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Symonette says Bahamas should consider testing visitors during stay

St. Anne’s MP Brent Symonette said yesterday The Bahamas should consider adopting a system where visitors are tested at least twice following their arrival.

“I take a test in New York,” said Symonette, who served as minister of tourism in the Ingraham administration.

“It’s good for five days. I fly down here. Let’s say I’m a Bahamian. I’m healthy when I land here. Why do I need to go into quarantine? Theoretically, if I’ve picked it up somewhere along the line, you could’ve picked it up somewhere if you’re in Nassau as well. 

“I think in Bermuda they test you on the third day and the [seventh] day. They test you on arrival, the third day and the [seventh] so we can do something like that.”

In July, Bermuda had a policy that required that adult visitors be tested upon arrival as well as on days three, seven and 14 of their stay.

The policy has subsequently been replaced with a policy that requires that residents and visitors undergo RT-PCR COVID-19 testing at the airport and quarantine at home or in a room  where they are staying until their results are ready. 

The various tourism associations on New Providence could assist with testing if the government were to implement a policy similar to the one that Bermuda had, according to Symonette.

“For instance, you could have the Cable Beach tourism association buy or acquire the tests and the Paradise Island association acquire the tests so that testing can be done in their respective resorts,” Symonette said.

“Then, you would have contact tracing… It’ll be difficult, but it won’t be impossible.”

Last week, Prime Minister Dr. Hubert Minnis said the government will present a plan “very soon” to remove both domestic and international quarantine related to travel.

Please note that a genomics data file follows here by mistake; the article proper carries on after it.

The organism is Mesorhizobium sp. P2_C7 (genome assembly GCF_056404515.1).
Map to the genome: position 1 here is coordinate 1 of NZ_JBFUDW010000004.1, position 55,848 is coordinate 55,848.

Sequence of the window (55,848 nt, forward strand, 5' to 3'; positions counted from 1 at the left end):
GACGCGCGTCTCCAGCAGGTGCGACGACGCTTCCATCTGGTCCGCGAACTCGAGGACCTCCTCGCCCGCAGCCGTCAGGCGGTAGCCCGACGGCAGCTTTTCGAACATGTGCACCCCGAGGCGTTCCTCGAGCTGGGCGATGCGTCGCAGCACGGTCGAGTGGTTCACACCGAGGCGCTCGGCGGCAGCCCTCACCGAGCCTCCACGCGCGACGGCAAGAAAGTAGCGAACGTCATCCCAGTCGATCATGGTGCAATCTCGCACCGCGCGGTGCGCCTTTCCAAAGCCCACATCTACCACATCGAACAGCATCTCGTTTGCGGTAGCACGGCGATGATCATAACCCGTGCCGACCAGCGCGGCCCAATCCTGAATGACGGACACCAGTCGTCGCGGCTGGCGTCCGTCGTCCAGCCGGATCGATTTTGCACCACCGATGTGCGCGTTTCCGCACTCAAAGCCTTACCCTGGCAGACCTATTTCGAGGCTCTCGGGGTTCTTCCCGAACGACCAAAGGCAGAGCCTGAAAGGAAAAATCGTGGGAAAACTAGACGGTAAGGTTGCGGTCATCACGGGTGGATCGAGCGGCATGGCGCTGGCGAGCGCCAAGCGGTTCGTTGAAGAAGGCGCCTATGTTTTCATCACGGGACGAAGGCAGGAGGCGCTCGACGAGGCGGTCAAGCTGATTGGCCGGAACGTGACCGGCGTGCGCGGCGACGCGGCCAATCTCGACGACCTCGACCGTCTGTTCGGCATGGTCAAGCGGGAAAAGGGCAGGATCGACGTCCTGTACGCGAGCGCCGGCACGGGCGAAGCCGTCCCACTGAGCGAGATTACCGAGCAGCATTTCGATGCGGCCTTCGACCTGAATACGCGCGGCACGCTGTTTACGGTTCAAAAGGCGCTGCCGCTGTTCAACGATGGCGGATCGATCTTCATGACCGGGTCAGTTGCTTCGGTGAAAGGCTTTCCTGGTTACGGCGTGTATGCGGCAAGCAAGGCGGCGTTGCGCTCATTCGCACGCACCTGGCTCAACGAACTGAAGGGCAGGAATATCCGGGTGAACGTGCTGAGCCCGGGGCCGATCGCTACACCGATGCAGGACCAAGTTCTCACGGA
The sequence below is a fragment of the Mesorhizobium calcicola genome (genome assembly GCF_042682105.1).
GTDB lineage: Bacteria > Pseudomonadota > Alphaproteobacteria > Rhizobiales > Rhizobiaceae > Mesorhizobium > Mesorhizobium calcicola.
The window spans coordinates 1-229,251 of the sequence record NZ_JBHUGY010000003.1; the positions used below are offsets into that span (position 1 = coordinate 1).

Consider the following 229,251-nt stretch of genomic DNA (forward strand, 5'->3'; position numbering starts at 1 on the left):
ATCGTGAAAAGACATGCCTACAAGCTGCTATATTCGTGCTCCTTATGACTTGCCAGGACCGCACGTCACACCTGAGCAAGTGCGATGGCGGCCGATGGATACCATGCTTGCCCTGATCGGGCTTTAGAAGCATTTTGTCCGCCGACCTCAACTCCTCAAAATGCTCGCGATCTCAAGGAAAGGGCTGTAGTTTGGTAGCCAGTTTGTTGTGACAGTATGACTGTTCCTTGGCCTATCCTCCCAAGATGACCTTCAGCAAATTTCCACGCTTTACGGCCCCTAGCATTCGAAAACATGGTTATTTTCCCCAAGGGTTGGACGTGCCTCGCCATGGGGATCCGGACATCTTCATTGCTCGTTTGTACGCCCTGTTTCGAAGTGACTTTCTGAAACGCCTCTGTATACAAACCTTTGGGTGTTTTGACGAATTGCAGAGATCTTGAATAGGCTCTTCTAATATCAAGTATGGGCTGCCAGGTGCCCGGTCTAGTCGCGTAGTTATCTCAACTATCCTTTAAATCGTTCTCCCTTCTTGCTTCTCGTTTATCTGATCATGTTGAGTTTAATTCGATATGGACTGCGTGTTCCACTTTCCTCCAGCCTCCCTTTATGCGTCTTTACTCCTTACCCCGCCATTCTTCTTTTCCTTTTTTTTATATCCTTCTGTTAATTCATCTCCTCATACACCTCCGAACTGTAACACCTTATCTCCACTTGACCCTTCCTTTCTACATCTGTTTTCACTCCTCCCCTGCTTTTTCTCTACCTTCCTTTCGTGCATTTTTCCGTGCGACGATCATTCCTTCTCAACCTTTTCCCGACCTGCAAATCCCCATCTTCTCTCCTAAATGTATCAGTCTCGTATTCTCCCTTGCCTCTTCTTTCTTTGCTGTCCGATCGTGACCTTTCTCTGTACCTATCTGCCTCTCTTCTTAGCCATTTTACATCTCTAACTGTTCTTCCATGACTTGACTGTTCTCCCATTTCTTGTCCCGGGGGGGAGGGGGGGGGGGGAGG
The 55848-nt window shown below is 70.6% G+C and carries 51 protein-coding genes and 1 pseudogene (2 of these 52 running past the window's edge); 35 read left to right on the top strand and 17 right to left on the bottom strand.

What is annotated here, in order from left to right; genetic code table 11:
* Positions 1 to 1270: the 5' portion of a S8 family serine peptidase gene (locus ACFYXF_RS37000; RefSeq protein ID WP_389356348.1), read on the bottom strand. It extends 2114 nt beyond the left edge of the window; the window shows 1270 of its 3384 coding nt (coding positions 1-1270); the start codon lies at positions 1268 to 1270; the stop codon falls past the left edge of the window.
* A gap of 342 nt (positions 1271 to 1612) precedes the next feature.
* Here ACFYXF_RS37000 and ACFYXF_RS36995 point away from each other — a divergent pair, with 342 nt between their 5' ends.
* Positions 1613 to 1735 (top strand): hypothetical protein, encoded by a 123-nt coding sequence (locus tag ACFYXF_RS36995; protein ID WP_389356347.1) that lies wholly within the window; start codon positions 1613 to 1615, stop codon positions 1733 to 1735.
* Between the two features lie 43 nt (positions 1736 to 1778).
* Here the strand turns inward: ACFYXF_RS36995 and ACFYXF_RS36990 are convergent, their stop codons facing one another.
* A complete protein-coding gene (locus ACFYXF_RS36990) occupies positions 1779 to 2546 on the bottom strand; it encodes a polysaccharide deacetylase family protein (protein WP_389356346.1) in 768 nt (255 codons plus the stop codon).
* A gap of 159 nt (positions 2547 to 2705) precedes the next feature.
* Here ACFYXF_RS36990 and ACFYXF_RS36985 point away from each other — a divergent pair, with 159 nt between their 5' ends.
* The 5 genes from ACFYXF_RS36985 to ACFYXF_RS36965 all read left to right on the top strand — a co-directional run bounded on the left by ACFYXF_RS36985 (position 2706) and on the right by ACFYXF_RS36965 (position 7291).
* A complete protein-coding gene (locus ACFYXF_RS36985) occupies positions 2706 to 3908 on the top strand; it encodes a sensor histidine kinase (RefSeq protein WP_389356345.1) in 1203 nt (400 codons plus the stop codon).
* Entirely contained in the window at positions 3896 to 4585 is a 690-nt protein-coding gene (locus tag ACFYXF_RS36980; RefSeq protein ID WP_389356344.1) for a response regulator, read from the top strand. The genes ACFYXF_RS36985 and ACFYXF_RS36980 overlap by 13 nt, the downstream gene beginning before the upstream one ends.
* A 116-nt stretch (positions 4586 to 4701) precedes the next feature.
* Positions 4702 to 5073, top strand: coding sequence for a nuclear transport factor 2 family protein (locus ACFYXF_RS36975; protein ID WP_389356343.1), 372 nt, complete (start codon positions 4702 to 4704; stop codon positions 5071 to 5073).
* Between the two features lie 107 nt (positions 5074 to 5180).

Data

Former Minister of Health Dr. Duane Sands said yesterday that he would like to see the data that “undergirds” that decision.

“We have to be making decisions that are data driven, right?” he asked.

“Why make this decision? Do we have information that suggests that there is no longer a need? Or don’t we? Because if we don’t, then it’s difficult to say that is a sound or prudent decision.

“So, again, on what basis is this policy decision being made? If it is sound data to support it, I would be happy to look at it. If the data is strong, then certainly I’ll support it. If it either doesn’t exist or is not sound, then we have to ask the question: on what basis are we proceeding?”  

Symonette said the government is faced with a balancing act.

“I think we have to move toward removing the quarantine,” he said.

“I don’t think you’ll find the big tourist resorts will open with the liability there (with the mandatory quarantine for tourists in place) and certainly with the emergency orders in place.”

The Bahamas’ tourism industry has been stagnant for more than six months.

Thousands of tourism workers have been furloughed as a result.

Minister of Tourism Dionisio D’Aguilar told The Nassau Guardian that the current system of requiring tourists to quarantine for 14 days is “not conducive for tourism”.

“If you want to remain competitive as a tourism sector, you have to develop a system in place that doesn’t require quarantining but gives the health officials sufficient comfort that you are ensuring that you don’t have community spread from persons who are crossing the border,” he said.

“If you are, as a number of jurisdictions are, doing away with quarantine, you have to replace it with something that provides your public health officials with the sufficient comfort that, ‘Yes, okay, we’re not doing this but we’re doing this in lieu of that and I have sufficient comfort.’

“So, that’s what we’re trying to do. We’re trying to work that out, how we roll that out. If you’re in the marketplace and you’re saying to everybody that you have a 14 day quarantine, then that’s dead on arrival.”

He said the government plans to roll out its new quarantine policy “sometime this week”. 

The Ministry of Tourism has targeted October 15 as a date for hotels to be fully operational and beaches fully open, but major resorts have said they will not be opening next month.  

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Jasper Ward

Jasper Ward started at The Nassau Guardian in September 2018. Ward covers a wide range of national and social issues. Education: Goldsmiths, University of London, MA in Race, Media and Social Justice

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